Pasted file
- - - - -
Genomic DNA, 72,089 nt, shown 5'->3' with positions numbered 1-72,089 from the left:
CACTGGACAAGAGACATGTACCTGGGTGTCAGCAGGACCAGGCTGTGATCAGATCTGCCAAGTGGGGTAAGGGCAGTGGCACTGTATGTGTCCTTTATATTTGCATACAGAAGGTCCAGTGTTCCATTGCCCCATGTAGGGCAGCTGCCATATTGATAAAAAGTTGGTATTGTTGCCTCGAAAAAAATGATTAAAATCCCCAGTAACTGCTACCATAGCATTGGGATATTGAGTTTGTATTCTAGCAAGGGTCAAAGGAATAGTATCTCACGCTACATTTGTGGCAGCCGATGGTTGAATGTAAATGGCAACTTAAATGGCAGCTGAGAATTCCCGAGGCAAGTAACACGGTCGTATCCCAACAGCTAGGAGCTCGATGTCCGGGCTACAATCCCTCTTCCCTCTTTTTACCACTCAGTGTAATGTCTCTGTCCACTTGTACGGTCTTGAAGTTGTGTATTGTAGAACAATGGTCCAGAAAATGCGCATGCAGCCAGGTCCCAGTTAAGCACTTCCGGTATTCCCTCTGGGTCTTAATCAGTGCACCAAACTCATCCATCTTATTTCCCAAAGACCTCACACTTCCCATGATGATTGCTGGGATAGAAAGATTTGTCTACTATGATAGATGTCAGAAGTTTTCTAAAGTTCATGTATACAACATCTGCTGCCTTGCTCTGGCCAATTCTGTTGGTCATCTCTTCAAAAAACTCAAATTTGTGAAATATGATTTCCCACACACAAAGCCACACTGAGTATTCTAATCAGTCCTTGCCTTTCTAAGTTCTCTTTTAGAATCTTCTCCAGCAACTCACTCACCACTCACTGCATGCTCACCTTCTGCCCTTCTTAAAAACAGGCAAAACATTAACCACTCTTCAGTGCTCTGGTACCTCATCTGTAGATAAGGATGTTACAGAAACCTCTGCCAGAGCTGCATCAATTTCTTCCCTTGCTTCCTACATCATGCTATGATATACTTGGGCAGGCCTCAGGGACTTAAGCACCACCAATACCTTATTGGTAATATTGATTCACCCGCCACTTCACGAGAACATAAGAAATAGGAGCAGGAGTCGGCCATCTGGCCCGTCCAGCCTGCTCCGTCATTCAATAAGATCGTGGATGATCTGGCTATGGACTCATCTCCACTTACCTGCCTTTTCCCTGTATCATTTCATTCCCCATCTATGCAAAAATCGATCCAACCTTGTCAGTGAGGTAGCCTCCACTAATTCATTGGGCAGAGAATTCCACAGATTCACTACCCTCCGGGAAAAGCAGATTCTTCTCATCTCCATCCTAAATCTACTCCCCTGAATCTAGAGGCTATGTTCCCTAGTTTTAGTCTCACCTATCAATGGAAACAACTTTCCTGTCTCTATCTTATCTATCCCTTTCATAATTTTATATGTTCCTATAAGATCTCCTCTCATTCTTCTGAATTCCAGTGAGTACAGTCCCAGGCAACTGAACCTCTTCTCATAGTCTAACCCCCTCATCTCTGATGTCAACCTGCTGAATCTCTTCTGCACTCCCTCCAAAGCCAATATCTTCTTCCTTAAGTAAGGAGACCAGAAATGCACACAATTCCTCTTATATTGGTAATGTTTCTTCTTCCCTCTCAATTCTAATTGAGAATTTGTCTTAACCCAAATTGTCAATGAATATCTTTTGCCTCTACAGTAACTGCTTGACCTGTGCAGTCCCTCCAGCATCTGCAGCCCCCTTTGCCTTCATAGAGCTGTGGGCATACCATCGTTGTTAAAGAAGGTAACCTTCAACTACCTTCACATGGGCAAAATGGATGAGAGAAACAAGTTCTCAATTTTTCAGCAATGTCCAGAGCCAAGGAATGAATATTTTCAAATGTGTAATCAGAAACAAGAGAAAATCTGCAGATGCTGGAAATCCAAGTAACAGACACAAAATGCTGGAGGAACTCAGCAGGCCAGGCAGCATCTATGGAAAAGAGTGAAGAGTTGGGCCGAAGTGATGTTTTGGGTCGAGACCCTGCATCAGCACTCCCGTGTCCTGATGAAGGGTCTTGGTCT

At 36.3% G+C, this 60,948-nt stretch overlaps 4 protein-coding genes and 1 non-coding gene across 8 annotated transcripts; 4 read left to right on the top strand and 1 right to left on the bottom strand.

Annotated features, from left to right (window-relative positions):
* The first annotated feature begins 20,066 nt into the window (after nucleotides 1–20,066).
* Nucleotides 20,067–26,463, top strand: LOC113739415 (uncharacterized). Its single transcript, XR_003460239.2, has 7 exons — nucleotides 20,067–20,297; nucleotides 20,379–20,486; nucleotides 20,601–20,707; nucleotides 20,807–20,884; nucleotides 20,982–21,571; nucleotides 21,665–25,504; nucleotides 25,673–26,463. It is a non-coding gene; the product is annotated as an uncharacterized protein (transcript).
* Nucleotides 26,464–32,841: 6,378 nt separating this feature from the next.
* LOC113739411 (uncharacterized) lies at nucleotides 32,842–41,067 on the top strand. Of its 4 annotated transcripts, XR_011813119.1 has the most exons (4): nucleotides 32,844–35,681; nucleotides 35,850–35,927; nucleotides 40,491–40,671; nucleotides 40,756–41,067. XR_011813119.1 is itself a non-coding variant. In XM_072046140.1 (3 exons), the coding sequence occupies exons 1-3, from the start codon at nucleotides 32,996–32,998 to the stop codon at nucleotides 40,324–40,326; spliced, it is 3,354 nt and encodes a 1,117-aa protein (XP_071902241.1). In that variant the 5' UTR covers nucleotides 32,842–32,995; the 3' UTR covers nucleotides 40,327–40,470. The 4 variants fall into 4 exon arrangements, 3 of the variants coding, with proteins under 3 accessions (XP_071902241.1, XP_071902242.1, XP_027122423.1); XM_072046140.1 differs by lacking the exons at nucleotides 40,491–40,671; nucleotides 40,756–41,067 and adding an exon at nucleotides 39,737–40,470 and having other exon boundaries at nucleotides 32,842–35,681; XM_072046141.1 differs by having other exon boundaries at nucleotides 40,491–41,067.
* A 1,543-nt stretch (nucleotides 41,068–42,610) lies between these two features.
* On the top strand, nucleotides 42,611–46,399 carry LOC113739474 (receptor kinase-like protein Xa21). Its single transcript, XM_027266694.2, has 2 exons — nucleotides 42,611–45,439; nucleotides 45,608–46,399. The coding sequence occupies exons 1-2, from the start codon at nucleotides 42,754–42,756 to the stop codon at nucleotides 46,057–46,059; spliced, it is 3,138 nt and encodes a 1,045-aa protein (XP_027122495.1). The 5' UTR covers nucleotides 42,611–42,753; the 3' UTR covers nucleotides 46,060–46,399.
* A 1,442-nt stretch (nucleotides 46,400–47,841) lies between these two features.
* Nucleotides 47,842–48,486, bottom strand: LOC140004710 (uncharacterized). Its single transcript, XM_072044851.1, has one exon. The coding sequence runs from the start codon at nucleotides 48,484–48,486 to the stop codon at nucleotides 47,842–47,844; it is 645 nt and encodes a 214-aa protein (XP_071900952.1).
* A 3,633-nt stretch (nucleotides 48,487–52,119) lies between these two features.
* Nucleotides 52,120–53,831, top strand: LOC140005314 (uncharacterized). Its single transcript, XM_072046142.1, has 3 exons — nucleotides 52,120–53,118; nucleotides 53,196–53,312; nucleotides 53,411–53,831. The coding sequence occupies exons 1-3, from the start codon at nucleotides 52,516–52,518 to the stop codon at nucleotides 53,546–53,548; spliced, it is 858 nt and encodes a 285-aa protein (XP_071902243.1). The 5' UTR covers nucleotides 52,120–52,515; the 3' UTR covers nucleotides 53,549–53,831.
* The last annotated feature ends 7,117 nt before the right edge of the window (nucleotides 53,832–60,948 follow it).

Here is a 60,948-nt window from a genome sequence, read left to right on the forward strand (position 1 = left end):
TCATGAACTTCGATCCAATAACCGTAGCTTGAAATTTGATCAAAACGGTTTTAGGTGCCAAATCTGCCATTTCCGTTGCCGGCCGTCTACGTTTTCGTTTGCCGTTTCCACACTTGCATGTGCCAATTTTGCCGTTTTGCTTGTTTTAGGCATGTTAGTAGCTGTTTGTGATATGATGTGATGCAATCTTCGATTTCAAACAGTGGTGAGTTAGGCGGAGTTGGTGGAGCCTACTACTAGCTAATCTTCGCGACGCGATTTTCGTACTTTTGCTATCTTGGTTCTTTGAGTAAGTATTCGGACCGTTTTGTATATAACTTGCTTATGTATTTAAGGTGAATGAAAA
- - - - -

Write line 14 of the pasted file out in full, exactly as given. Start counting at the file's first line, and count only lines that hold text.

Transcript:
* Nucleotides 52,120–53,831, top strand: LOC140005314 (uncharacterized). Its single transcript, XM_072046142.1, has 3 exons — nucleotides 52,120–53,118; nucleotides 53,196–53,312; nucleotides 53,411–53,831. The coding sequence occupies exons 1-3, from the start codon at nucleotides 52,516–52,518 to the stop codon at nucleotides 53,546–53,548; spliced, it is 858 nt and encodes a 285-aa protein (XP_071902243.1). The 5' UTR covers nucleotides 52,120–52,515; the 3' UTR covers nucleotides 53,549–53,831.